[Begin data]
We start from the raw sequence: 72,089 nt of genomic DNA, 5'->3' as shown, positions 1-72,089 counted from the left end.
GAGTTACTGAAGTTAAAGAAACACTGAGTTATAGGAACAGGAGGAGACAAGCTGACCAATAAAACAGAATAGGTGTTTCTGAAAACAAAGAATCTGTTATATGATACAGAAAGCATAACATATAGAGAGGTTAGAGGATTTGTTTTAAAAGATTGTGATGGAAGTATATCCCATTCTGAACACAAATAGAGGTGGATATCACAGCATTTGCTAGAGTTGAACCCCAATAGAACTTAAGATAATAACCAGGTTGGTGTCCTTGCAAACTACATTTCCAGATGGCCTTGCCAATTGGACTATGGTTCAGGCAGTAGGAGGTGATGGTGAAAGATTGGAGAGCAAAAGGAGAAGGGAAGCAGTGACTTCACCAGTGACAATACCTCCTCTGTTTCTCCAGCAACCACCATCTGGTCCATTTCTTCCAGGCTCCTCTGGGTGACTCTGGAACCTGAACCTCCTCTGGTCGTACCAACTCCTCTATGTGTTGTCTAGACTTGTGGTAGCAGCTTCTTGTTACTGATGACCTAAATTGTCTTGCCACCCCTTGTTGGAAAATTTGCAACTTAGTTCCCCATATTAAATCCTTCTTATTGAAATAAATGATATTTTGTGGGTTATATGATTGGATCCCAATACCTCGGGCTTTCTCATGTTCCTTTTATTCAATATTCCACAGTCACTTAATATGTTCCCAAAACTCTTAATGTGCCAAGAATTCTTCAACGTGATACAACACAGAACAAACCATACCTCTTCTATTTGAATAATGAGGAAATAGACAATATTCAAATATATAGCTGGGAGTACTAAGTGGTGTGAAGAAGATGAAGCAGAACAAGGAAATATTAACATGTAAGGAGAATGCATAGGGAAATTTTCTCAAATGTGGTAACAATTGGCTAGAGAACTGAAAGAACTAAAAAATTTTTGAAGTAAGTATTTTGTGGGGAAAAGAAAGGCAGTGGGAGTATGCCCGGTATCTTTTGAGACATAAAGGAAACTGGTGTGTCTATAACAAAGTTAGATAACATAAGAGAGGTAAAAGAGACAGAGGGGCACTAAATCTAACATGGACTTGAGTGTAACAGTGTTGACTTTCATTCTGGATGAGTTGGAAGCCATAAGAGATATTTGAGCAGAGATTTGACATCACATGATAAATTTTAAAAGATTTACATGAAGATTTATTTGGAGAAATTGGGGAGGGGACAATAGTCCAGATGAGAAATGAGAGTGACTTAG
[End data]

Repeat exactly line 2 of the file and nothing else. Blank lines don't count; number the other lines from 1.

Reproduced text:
GAGTTACTGAAGTTAAAGAAACACTGAGTTATAGGAACAGGAGGAGACAAGCTGACCAATAAAACAGAATAGGTGTTTCTGAAAACAAAGAATCTGTTATATGATACAGAAAGCATAACATATAGAGAGGTTAGAGGATTTGTTTTAAAAGATTGTGATGGAAGTATATCCCATTCTGAACACAAATAGAGGTGGATATCACAGCATTTGCTAGAGTTGAACCCCAATAGAACTTAAGATAATAACCAGGTTGGTGTCCTTGCAAACTACATTTCCAGATGGCCTTGCCAATTGGACTATGGTTCAGGCAGTAGGAGGTGATGGTGAAAGATTGGAGAGCAAAAGGAGAAGGGAAGCAGTGACTTCACCAGTGACAATACCTCCTCTGTTTCTCCAGCAACCACCATCTGGTCCATTTCTTCCAGGCTCCTCTGGGTGACTCTGGAACCTGAACCTCCTCTGGTCGTACCAACTCCTCTATGTGTTGTCTAGACTTGTGGTAGCAGCTTCTTGTTACTGATGACCTAAATTGTCTTGCCACCCCTTGTTGGAAAATTTGCAACTTAGTTCCCCATATTAAATCCTTCTTATTGAAATAAATGATATTTTGTGGGTTATATGATTGGATCCCAATACCTCGGGCTTTCTCATGTTCCTTTTATTCAATATTCCACAGTCACTTAATATGTTCCCAAAACTCTTAATGTGCCAAGAATTCTTCAACGTGATACAACACAGAACAAACCATACCTCTTCTATTTGAATAATGAGGAAATAGACAATATTCAAATATATAGCTGGGAGTACTAAGTGGTGTGAAGAAGATGAAGCAGAACAAGGAAATATTAACATGTAAGGAGAATGCATAGGGAAATTTTCTCAAATGTGGTAACAATTGGCTAGAGAACTGAAAGAACTAAAAAATTTTTGAAGTAAGTATTTTGTGGGGAAAAGAAAGGCAGTGGGAGTATGCCCGGTATCTTTTGAGACATAAAGGAAACTGGTGTGTCTATAACAAAGTTAGATAACATAAGAGAGGTAAAAGAGACAGAGGGGCACTAAATCTAACATGGACTTGAGTGTAACAGTGTTGACTTTCATTCTGGATGAGTTGGAAGCCATAAGAGATATTTGAGCAGAGATTTGACATCACATGATAAATTTTAAAAGATTTACATGAAGATTTATTTGGAGAAATTGGGGAGGGGACAATAGTCCAGATGAGAAATGAGAGTGACTTAG